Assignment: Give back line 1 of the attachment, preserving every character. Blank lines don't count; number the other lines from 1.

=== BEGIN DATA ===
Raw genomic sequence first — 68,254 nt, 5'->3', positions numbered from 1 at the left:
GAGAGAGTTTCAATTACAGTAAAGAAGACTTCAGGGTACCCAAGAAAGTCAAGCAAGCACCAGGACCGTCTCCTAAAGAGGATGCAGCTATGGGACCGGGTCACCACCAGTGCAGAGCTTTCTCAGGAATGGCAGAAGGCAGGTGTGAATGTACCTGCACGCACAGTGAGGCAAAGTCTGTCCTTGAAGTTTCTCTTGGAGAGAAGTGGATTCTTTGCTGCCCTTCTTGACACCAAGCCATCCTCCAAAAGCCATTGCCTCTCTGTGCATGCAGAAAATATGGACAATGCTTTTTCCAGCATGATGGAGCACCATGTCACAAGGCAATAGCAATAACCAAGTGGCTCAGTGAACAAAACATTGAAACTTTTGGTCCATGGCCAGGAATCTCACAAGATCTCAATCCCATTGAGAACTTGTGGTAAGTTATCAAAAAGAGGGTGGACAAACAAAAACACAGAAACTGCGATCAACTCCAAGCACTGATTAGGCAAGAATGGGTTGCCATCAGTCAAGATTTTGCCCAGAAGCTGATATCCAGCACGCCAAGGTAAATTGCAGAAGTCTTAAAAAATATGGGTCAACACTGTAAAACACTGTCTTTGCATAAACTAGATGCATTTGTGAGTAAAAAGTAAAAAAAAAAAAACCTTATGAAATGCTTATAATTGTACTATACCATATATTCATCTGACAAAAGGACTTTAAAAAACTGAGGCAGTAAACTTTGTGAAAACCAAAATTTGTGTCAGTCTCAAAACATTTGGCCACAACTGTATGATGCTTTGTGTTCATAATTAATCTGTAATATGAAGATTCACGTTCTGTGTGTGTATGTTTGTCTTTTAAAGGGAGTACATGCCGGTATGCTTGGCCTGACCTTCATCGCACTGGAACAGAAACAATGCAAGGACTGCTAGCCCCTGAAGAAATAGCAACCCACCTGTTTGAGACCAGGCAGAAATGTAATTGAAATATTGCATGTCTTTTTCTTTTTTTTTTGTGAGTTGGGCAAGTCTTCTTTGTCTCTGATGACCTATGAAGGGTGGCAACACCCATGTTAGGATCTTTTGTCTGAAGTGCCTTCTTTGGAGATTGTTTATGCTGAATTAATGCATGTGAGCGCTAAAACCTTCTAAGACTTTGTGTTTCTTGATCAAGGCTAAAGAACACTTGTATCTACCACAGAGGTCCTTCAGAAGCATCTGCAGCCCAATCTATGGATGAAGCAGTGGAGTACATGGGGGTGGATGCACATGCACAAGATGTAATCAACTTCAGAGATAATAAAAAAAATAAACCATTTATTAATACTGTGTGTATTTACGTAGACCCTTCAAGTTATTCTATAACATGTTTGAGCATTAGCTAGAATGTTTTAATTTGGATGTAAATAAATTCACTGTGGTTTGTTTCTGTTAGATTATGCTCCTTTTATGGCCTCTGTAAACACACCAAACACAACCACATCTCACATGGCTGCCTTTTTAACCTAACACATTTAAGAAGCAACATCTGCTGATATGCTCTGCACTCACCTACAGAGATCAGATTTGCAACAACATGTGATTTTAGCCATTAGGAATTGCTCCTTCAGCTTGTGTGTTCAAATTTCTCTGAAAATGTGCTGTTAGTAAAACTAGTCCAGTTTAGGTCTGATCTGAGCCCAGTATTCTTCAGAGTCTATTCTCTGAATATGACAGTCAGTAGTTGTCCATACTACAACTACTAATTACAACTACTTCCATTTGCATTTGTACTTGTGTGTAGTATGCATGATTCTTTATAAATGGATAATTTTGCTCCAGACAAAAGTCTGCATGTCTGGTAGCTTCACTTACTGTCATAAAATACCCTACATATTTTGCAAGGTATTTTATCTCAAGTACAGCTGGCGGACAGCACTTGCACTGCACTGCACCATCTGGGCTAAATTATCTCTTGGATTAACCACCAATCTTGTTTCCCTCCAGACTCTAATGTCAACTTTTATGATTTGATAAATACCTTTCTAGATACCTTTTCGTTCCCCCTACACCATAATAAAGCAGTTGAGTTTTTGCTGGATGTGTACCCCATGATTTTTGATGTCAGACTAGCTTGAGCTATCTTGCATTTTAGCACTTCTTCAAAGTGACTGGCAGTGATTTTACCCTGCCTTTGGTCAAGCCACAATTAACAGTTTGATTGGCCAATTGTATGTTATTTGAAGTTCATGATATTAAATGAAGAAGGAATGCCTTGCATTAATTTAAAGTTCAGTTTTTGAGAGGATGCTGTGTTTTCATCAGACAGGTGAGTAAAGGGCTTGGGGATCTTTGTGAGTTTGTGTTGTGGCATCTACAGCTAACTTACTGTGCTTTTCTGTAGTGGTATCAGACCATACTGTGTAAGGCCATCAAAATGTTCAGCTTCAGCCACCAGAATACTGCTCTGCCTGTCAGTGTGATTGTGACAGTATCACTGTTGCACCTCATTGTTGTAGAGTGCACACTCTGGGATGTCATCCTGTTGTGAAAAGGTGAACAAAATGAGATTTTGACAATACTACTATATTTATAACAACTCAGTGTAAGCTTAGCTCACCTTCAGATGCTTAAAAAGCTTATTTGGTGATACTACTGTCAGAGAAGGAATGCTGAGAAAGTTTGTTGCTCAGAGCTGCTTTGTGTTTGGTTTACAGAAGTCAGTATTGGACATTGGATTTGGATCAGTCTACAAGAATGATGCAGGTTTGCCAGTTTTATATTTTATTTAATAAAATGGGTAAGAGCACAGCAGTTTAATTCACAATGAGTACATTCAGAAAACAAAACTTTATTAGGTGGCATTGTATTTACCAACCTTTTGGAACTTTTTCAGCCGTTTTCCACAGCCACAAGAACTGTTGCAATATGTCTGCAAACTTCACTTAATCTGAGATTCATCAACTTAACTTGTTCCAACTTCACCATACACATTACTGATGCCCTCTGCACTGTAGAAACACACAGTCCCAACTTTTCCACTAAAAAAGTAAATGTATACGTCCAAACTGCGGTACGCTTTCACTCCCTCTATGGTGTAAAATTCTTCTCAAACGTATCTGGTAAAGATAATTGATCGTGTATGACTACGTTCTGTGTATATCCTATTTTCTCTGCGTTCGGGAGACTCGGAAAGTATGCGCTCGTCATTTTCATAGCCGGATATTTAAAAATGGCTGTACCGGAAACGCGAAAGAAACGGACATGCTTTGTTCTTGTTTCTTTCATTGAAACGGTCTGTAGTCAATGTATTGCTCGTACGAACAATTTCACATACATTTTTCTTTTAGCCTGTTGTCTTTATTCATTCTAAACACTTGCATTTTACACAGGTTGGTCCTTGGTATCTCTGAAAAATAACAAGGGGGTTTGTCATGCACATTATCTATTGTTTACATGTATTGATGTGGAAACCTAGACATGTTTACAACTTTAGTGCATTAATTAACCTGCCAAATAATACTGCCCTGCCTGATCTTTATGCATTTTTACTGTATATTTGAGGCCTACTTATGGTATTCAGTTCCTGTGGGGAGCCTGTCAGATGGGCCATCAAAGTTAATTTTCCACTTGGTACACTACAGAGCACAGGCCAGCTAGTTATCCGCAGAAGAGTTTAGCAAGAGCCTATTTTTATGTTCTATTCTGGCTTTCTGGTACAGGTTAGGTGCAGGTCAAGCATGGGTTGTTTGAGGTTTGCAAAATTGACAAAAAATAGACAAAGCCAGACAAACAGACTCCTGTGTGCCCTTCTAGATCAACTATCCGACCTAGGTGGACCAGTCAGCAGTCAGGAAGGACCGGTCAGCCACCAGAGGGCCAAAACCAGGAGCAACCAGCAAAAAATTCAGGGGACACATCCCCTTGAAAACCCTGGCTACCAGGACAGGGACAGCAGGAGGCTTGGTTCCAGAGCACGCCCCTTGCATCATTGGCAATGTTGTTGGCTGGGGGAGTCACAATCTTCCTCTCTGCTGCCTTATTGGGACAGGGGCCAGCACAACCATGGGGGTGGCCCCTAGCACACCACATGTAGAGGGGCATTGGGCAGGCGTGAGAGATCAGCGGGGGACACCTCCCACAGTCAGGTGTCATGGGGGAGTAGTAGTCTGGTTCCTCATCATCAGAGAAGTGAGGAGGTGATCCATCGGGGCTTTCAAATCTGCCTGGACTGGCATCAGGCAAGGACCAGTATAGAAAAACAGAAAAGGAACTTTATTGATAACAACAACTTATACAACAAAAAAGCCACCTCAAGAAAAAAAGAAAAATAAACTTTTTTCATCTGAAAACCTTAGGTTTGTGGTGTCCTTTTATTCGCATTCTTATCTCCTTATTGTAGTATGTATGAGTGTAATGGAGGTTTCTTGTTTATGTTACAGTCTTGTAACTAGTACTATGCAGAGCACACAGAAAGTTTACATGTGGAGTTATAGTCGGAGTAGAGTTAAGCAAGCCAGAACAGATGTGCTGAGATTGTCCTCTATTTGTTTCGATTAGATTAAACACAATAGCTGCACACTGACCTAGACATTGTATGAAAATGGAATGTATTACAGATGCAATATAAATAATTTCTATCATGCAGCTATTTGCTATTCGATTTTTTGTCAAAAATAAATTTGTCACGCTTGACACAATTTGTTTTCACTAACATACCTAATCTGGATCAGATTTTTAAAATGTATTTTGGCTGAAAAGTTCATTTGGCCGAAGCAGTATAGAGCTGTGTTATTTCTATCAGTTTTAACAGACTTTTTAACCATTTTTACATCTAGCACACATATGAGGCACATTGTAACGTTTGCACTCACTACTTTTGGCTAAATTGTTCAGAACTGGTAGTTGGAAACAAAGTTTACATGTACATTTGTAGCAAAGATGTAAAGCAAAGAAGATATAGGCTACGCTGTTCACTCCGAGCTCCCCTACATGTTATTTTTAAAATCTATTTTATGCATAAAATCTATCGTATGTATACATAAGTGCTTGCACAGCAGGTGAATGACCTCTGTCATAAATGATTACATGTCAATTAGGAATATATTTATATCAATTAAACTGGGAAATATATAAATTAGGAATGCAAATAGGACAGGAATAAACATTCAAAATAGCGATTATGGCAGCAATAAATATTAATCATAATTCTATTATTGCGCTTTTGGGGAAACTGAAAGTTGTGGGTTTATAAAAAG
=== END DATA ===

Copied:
Raw genomic sequence first — 68,254 nt, 5'->3', positions numbered from 1 at the left: